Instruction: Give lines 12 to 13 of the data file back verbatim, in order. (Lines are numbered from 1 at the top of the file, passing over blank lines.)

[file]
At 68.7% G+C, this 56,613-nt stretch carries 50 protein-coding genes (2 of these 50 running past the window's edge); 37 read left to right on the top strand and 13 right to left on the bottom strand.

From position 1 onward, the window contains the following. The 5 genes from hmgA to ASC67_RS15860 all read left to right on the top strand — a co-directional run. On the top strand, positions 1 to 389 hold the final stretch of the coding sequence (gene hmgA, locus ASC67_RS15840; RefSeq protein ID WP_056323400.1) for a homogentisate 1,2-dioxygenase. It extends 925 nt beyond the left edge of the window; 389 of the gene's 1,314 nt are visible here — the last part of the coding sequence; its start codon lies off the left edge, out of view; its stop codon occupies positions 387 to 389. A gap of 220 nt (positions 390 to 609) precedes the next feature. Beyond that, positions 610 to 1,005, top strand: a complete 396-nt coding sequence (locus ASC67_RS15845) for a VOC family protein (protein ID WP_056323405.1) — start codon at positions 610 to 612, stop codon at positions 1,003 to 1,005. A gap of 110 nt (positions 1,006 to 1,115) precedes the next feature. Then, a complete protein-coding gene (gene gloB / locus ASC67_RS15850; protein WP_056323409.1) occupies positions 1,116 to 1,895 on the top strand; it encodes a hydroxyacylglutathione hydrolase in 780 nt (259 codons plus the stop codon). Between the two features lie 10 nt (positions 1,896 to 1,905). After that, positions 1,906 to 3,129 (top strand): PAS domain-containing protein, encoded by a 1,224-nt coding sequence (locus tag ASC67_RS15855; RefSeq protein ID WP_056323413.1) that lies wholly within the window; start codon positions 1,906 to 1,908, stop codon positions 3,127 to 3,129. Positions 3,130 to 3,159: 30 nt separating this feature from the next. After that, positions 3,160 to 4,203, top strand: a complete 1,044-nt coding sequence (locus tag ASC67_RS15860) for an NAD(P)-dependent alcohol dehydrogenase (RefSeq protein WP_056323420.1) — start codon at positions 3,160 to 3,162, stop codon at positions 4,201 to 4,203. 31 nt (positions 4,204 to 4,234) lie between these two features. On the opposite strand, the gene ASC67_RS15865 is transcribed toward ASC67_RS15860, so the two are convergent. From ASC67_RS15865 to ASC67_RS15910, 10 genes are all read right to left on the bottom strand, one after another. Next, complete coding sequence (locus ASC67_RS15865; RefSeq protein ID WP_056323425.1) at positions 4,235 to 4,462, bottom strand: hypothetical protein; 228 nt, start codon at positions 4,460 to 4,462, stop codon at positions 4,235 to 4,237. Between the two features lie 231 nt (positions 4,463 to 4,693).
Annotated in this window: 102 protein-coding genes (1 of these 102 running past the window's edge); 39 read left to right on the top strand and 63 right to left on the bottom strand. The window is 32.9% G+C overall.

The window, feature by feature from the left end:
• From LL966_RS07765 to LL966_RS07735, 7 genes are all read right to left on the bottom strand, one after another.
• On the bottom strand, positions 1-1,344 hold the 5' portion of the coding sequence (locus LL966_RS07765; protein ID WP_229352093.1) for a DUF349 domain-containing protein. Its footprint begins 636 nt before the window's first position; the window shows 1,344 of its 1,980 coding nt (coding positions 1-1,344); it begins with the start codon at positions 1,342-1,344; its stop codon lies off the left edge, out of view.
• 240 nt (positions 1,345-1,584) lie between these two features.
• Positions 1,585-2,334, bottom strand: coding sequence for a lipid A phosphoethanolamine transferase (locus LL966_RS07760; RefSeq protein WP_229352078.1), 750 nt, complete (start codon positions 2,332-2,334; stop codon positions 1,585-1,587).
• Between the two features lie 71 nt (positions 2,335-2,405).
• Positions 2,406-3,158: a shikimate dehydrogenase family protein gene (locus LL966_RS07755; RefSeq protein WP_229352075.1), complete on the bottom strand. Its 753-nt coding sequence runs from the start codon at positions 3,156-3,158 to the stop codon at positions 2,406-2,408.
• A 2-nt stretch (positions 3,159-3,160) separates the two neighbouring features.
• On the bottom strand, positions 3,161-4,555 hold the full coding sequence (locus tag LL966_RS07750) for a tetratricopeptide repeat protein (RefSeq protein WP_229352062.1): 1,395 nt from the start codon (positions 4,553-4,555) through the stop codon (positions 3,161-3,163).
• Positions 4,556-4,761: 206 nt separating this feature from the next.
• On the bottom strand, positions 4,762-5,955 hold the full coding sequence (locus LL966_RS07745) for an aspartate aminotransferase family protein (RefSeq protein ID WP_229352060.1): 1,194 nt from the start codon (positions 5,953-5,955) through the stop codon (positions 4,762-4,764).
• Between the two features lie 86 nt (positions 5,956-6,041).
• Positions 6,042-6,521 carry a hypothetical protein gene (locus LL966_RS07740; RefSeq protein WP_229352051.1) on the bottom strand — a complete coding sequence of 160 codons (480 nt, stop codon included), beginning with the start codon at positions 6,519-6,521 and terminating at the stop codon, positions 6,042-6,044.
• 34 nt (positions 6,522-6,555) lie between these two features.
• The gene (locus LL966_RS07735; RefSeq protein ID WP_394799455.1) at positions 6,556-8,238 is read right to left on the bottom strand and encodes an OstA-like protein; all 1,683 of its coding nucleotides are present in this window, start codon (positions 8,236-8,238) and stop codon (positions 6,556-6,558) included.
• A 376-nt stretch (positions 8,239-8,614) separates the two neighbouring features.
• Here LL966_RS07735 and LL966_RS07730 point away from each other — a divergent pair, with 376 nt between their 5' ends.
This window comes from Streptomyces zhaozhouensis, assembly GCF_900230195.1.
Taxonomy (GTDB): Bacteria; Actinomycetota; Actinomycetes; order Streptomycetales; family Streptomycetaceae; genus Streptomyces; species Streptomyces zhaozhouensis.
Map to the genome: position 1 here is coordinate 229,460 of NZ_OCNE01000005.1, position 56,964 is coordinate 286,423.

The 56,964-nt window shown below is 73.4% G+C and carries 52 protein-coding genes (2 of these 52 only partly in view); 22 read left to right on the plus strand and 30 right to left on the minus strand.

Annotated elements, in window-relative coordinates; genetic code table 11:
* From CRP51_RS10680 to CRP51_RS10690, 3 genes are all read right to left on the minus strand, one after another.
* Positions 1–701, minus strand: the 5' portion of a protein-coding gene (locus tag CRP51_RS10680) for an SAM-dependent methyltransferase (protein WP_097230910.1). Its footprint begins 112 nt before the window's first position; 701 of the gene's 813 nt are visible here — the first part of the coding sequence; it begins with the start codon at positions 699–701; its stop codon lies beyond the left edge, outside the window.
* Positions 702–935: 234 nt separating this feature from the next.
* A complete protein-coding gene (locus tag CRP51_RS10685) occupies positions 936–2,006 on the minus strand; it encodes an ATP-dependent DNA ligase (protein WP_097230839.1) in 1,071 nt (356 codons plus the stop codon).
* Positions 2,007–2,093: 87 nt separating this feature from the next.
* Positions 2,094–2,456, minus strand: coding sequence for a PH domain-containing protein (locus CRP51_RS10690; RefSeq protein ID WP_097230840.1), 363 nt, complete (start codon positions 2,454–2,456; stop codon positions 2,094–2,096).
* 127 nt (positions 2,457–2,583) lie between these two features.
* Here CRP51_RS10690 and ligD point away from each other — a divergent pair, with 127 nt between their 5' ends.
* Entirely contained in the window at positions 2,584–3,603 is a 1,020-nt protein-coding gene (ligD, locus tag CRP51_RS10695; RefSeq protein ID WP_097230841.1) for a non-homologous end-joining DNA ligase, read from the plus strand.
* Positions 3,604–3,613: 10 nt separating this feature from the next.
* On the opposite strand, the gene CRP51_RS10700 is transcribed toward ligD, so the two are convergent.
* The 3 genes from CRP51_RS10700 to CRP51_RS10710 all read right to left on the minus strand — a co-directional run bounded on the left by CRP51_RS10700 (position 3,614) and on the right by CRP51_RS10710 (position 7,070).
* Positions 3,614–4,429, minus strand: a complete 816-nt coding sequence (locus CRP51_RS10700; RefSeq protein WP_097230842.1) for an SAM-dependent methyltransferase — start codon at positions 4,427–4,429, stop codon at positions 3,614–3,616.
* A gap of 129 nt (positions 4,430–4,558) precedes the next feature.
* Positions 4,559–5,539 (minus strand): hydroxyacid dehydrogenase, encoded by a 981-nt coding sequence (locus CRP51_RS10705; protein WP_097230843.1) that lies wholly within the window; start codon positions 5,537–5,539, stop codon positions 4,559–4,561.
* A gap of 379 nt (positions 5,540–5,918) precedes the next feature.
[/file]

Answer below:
• On the bottom strand, positions 3,161-4,555 hold the full coding sequence (locus tag LL966_RS07750) for a tetratricopeptide repeat protein (RefSeq protein WP_229352062.1): 1,395 nt from the start codon (positions 4,553-4,555) through the stop codon (positions 3,161-3,163).
• Positions 4,556-4,761: 206 nt separating this feature from the next.